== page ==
Yoga – God and Me and My Chakras

After work today, I went to a yoga class. Chakras. Incense sticks. The photograph of a woman whose name I can’t remember, a candle in front of that, and us repeating 16 times, “Mother, I am the Spirit”, and various other affirmations.  Our hands guiding the Kundalini up to our heads. Something like that.

I know pretty much zero about yoga and its context and meaning, so please forgive me if you read this and cringe because I say silly things – I plead ignorance. And by going to a yoga class, I actually try to make an effort to understand this better.

I’m not big on chakras and energy flows and all that. And while I initially react with quite a bit of scepticism, I try to overcome this – I’m there, I listen, I’m as open as I’m able to be, I’m willing to find something meaningful to me in this (I’m pretty sure yoga is not the devil’s work, as I was taught in church as a child!!). But a concern remains in me that I could lose focus on what I have in my relationship with God by following practices that teach that “it’s all in your mind”. The only relationship in this seems to be with the teacher. I feel slightly uncomfortable with that. Until God reminds me again that nothing can separate me from Her love… I believe in grace. And grace may describe many things, maybe even the experience of “thoughtless awareness” through kundalini yoga…

So I come, I listen, I try.

A lot of what this lady says (we watched her talk on video) sounded good. And still.

I don’t like having somebody’s photograph in front of me in a spiritual practice – it’s like praying to just another person.

And I find it strange that one of the things we repeat to ourselves is, “Yes, I am my own guru”, but we look at her photograph while we say that and point one hand to her to channel her energy or whatever it’s called. Does that make sense? How can I be the guru if she is the guru?

I find it strange. I find the whole thing strange. Of course I do. It’s new to me. This practice is based on concepts and a culture that I know nothing about. This is just as strange to me as the gospel of Luke would be to someone who has grown up Hindu in India and has no concept of European culture and Christian religious practice. Quite a few aspects of Christian religious practice are strange to me… (exorcism, anyone…?)

The question is, will I give yoga, and this kind of yoga, time to become familiar and meaningful to me? Does it only take time and perseverance to develop a meaningful spiritual practice? Can it be helpful to me at all if I don’t feel an affinity for it?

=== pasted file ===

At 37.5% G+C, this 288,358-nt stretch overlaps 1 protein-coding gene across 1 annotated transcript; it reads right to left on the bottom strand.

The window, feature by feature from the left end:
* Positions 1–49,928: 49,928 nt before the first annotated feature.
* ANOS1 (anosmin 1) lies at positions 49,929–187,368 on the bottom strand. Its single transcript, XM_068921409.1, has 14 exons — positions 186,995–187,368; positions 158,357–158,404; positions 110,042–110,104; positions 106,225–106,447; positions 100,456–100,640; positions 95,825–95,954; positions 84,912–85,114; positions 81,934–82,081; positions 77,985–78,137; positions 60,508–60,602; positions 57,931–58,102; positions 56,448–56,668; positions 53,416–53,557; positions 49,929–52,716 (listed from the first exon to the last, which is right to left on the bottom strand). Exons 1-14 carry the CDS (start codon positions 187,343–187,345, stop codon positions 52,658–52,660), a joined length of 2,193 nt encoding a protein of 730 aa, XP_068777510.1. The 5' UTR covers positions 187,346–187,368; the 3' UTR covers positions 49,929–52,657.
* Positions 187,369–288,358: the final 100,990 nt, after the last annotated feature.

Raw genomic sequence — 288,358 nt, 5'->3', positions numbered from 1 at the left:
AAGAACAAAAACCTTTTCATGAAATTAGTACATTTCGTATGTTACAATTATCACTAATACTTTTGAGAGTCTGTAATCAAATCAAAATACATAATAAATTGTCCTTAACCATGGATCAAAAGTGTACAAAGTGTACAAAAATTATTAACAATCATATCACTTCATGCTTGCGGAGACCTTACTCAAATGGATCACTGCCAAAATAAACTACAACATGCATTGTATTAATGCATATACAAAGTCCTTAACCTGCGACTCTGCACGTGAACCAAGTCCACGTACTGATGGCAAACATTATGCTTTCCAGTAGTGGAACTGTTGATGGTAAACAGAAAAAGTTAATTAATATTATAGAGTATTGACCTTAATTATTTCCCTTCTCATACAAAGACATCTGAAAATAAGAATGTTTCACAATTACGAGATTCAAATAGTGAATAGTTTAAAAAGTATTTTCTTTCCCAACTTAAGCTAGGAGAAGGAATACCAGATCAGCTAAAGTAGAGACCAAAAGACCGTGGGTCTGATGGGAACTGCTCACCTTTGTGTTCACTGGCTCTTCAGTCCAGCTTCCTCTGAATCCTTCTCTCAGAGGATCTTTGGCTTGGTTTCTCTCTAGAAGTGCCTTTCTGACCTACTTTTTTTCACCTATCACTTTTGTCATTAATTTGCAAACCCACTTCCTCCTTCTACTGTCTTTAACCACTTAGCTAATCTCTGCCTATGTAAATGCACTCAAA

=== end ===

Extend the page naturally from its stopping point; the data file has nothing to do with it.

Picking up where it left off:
After an introduction, and after going through the affirmations, we were offered to have someone “work on us”. It wasn’t explained what that meant, so I hesitated but then asked one of the people about it who seemed to know what was going on. Basically, you sit and relax, palms open on your lap, and somebody “goes through” your chakras and checks which ones need a bit of attention. Whatever that means.

I don’t get it. I like to understand what I’m doing. And it’s particularly important to me in my spiritual life – I don’t even kneel or bow with everyone else in a Catholic mass when I don’t know why I’m doing it. And I don’t feel as if being there tonight made anything clear to me about what I was doing. I feel like I’m taking risks with my spiritual life if I follow a practice I don’t understand. It feels irresponsible. And I tend to trust my gut in these things. 

Also, I do have issues anytime anyone tells me that something is “the only way” to clear your mind, reach the divine, whatever. I do not believe that ever to be true (neither about yoga nor about Christianity, by the way).

The woman was talking a lot about what a “joyful” experience her kind of yoga is. And I’d love to experience that. Who wouldn’t? But who was joyful in that room tonight? Calmer, maybe. But joyful?

I would very much like to find a more joyful way to live my life. I’m not sure this is it…either because of my inner obstacles, or because of the teacher. Or because of what it is I am taught. Who knows.

Joyful, to me, is communion with God. And maybe that’s what she means. But it’s not what I get in this practice. To me, tonight was some kind of relaxation exercise. It was not a spiritual experience. No connection to the divine. Maybe that’s my concern. I did not feel that connection.

She uses a lot of Christian vocabulary to describe her ideas. To her, the Kundalini IS the Mother IS the Holy Ghost. The “tree of life” is comparable for her to the chakras in the body, etc. She quotes the bible in ways I would quote the sacred texts of other religions – with some lack of understanding of what she is reading. To me, her way is a strange way of reading it but I get what she tries to say with the images she chooses. So, I can listen on an intellectual level. Even on that level, I don’t really want to engage with what I hear. I’d rather learn about yoga in words that are not confusing one religious tradition with another.

Alright. So I did go explore a bit tonight. I learned something new, I experienced something new. I’ll learn more in time. Both about yoga and Hinduism, and about my own reactions to it. For now, I return “home”, to the way in which I know how to pray, to God who is always here with me – and whose presence is simple, and true, and needs no explanations.

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